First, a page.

I have been a leaver all of my adult life. I was there at the beginnings of Ukip and have been near to the centre of modern euroscepticism for as long as it has been around. In all that time eurosceptics have obsessed about leaving the EU but have utterly failed to produce an alternative or a credible blueprint for getting us there. The EU has been an object of hate to such an extent that it has become the end not the means. They have long since decided that we must leave the EU and that is all that mattered to them.

Consequently the old eurosceptic narratives have never really evolved or updated and Brexiteer thinking is much the same as it was in 1992. The John Redwoods and Peter Lilleys of this world have not in any way developed their understanding or advanced their thinking and have not grown in the slightest. Their ideas are simply not compatible with the modern world - and when you look at the old Ukip party political broadcasts they weren't really up to much then.

Now that we are leaving the EU we find that Euroscepticism 2.0 looks much the same as Euroscepticism 1.0, with the likes of Jacob Rees-Mogg and Steve Baker trotting out pretty much the same garbage about deregulation and sovereignty. This really is Jurassic Park stuff. There is still enormous potential in Brexit but it will take new ways of thinking and those who ushered in this new era are the least equipped to shape it. As is so very often the case.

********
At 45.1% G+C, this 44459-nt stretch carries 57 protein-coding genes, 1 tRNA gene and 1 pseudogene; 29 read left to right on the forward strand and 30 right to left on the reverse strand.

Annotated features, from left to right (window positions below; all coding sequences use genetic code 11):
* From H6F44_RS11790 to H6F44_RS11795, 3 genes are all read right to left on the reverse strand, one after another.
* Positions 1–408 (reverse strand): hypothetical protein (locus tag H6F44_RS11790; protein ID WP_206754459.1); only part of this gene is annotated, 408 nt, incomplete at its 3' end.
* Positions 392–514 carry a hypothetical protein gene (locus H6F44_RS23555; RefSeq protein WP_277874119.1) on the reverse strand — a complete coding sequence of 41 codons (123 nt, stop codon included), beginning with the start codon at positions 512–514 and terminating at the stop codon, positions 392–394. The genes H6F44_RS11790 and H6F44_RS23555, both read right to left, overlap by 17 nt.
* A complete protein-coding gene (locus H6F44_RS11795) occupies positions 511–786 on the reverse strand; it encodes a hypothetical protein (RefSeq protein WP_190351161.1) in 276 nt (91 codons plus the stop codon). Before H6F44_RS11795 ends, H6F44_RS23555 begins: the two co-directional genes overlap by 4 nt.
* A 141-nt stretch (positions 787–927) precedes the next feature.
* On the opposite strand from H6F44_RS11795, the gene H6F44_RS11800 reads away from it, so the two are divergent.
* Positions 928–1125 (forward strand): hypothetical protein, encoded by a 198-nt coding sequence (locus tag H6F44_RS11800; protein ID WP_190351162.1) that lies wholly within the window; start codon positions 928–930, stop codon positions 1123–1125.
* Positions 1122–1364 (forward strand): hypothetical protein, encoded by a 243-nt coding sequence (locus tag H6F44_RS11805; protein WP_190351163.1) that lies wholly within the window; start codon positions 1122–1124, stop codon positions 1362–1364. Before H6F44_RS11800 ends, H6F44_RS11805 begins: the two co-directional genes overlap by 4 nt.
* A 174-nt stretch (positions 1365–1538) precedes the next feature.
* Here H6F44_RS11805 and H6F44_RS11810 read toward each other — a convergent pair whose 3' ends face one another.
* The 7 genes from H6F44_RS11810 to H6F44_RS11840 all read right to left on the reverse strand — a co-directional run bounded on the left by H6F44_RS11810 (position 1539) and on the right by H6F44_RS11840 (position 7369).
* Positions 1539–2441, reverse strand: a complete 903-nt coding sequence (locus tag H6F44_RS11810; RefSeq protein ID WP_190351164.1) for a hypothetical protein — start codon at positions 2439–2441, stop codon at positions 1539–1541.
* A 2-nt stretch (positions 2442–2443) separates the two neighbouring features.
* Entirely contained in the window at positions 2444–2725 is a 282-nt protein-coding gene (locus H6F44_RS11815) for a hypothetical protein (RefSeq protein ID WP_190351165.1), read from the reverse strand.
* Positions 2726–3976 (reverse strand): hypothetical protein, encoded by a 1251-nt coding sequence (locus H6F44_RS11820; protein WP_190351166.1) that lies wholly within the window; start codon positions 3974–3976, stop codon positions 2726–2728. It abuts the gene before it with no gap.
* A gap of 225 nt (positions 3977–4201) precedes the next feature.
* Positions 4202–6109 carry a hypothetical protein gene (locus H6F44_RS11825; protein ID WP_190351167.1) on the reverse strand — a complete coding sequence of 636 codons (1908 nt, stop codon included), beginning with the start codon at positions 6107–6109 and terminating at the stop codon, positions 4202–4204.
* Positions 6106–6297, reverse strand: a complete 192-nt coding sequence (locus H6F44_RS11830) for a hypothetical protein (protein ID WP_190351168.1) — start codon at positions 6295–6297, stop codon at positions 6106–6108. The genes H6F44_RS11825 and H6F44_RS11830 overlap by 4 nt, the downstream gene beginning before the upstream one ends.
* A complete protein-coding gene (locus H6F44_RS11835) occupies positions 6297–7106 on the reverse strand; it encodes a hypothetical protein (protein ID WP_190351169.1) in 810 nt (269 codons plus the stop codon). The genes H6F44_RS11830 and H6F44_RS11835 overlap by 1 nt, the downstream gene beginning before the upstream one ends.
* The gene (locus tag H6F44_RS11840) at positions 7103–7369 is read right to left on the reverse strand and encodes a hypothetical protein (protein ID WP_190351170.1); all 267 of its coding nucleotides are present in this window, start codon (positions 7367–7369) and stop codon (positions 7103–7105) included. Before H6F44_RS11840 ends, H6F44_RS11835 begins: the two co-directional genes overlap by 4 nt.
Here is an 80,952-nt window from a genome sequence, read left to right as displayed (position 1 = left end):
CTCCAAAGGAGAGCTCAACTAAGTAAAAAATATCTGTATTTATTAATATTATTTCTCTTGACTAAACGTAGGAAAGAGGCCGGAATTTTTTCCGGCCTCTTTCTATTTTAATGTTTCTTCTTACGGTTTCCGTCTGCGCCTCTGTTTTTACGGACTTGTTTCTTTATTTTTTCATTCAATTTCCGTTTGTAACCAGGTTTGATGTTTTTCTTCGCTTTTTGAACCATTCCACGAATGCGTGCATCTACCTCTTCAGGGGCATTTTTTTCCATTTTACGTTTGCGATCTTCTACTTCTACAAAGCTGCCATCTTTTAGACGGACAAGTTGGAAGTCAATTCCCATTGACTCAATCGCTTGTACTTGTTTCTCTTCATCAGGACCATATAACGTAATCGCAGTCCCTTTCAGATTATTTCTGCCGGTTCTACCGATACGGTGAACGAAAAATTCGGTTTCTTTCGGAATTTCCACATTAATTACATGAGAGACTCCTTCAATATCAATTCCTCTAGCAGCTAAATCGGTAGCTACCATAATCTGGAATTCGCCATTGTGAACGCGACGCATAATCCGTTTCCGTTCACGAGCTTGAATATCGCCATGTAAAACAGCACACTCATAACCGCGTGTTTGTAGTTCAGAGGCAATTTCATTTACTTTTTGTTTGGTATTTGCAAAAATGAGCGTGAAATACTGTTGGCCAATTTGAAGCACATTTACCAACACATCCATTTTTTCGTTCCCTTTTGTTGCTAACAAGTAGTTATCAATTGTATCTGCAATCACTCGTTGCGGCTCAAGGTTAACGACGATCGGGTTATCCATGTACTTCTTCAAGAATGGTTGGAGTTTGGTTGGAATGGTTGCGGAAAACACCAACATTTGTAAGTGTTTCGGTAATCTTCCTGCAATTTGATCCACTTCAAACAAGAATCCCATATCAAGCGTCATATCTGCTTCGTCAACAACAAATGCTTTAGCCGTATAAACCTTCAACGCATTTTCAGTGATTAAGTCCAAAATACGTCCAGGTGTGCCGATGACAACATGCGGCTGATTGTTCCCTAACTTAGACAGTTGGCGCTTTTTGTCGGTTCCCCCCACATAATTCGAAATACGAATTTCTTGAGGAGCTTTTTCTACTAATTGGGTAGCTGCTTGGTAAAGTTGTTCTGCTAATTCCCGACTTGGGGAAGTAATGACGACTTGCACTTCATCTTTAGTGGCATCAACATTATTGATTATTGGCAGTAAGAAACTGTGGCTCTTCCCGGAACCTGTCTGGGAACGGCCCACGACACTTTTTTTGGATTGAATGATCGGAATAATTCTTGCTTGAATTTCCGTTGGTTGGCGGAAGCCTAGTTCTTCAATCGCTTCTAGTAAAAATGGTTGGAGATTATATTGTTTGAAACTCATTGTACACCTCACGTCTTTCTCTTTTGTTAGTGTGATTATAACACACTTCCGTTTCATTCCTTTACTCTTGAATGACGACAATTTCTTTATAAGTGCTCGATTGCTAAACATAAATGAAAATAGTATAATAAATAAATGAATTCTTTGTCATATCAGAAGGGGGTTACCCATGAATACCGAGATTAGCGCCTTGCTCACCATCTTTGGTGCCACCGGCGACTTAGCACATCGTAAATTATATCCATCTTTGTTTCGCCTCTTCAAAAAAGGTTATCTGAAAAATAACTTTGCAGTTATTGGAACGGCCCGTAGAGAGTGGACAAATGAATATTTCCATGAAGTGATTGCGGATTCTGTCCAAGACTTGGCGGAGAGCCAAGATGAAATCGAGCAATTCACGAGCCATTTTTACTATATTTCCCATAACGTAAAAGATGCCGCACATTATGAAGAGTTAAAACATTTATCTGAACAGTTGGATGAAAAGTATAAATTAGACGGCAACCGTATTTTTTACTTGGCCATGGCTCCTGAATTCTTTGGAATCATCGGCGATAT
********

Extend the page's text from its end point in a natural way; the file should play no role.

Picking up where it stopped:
Brexit will free us of a number of obligations that will allow us to reinvent and replenish politics and policy. To an extent it is already happening. It has swept away the bicycle shed politics of recent years and now we are asking real questions about our direction and our place in the world. This can only be a good thing but we should still be mindful that the EU is, for the time being, our central concern and it would be a folly to lose sight of that. To turn our backs on all of it would be to turn our backs on many of our own accomplishments. As much as that would be foolish, it would be a great pity.